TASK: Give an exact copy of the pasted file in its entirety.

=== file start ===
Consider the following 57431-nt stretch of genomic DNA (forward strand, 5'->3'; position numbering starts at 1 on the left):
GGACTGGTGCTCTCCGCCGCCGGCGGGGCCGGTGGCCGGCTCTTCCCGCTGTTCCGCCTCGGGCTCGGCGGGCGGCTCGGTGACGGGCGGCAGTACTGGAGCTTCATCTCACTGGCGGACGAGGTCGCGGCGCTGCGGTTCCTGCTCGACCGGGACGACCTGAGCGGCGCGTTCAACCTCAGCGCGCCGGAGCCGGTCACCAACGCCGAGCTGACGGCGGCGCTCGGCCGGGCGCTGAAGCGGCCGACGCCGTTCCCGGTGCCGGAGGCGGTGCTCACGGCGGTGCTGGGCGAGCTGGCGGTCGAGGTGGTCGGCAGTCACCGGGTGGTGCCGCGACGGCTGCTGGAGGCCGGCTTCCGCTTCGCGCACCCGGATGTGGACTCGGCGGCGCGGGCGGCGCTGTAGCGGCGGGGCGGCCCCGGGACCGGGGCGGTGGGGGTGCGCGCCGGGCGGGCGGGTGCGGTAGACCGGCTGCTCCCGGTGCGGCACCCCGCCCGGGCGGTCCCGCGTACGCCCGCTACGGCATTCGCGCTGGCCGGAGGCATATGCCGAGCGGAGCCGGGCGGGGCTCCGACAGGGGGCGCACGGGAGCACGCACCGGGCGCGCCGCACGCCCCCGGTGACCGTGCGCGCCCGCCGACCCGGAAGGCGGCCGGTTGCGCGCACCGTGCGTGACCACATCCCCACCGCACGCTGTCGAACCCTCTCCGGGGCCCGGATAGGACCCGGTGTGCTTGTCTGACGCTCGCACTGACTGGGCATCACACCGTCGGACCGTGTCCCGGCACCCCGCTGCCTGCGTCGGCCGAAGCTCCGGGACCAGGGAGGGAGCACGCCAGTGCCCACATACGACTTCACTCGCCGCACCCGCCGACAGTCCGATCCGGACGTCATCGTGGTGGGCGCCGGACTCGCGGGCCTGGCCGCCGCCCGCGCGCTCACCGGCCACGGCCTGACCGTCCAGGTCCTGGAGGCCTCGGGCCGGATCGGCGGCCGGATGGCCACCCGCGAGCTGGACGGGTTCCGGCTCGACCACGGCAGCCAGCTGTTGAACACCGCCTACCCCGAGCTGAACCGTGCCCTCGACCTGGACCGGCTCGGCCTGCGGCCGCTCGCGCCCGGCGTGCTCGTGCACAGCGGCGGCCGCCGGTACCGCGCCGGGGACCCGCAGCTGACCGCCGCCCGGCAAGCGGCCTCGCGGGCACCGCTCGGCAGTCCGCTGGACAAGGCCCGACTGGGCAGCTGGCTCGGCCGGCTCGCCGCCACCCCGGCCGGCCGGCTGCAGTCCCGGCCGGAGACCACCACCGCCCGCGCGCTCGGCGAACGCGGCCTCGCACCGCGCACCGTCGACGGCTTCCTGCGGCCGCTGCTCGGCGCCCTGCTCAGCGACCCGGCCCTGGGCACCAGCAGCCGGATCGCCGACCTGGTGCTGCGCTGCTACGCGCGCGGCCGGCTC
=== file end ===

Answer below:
Consider the following 57431-nt stretch of genomic DNA (forward strand, 5'->3'; position numbering starts at 1 on the left):
GGACTGGTGCTCTCCGCCGCCGGCGGGGCCGGTGGCCGGCTCTTCCCGCTGTTCCGCCTCGGGCTCGGCGGGCGGCTCGGTGACGGGCGGCAGTACTGGAGCTTCATCTCACTGGCGGACGAGGTCGCGGCGCTGCGGTTCCTGCTCGACCGGGACGACCTGAGCGGCGCGTTCAACCTCAGCGCGCCGGAGCCGGTCACCAACGCCGAGCTGACGGCGGCGCTCGGCCGGGCGCTGAAGCGGCCGACGCCGTTCCCGGTGCCGGAGGCGGTGCTCACGGCGGTGCTGGGCGAGCTGGCGGTCGAGGTGGTCGGCAGTCACCGGGTGGTGCCGCGACGGCTGCTGGAGGCCGGCTTCCGCTTCGCGCACCCGGATGTGGACTCGGCGGCGCGGGCGGCGCTGTAGCGGCGGGGCGGCCCCGGGACCGGGGCGGTGGGGGTGCGCGCCGGGCGGGCGGGTGCGGTAGACCGGCTGCTCCCGGTGCGGCACCCCGCCCGGGCGGTCCCGCGTACGCCCGCTACGGCATTCGCGCTGGCCGGAGGCATATGCCGAGCGGAGCCGGGCGGGGCTCCGACAGGGGGCGCACGGGAGCACGCACCGGGCGCGCCGCACGCCCCCGGTGACCGTGCGCGCCCGCCGACCCGGAAGGCGGCCGGTTGCGCGCACCGTGCGTGACCACATCCCCACCGCACGCTGTCGAACCCTCTCCGGGGCCCGGATAGGACCCGGTGTGCTTGTCTGACGCTCGCACTGACTGGGCATCACACCGTCGGACCGTGTCCCGGCACCCCGCTGCCTGCGTCGGCCGAAGCTCCGGGACCAGGGAGGGAGCACGCCAGTGCCCACATACGACTTCACTCGCCGCACCCGCCGACAGTCCGATCCGGACGTCATCGTGGTGGGCGCCGGACTCGCGGGCCTGGCCGCCGCCCGCGCGCTCACCGGCCACGGCCTGACCGTCCAGGTCCTGGAGGCCTCGGGCCGGATCGGCGGCCGGATGGCCACCCGCGAGCTGGACGGGTTCCGGCTCGACCACGGCAGCCAGCTGTTGAACACCGCCTACCCCGAGCTGAACCGTGCCCTCGACCTGGACCGGCTCGGCCTGCGGCCGCTCGCGCCCGGCGTGCTCGTGCACAGCGGCGGCCGCCGGTACCGCGCCGGGGACCCGCAGCTGACCGCCGCCCGGCAAGCGGCCTCGCGGGCACCGCTCGGCAGTCCGCTGGACAAGGCCCGACTGGGCAGCTGGCTCGGCCGGCTCGCCGCCACCCCGGCCGGCCGGCTGCAGTCCCGGCCGGAGACCACCACCGCCCGCGCGCTCGGCGAACGCGGCCTCGCACCGCGCACCGTCGACGGCTTCCTGCGGCCGCTGCTCGGCGCCCTGCTCAGCGACCCGGCCCTGGGCACCAGCAGCCGGATCGCCGACCTGGTGCTGCGCTGCTACGCGCGCGGCCGGCTC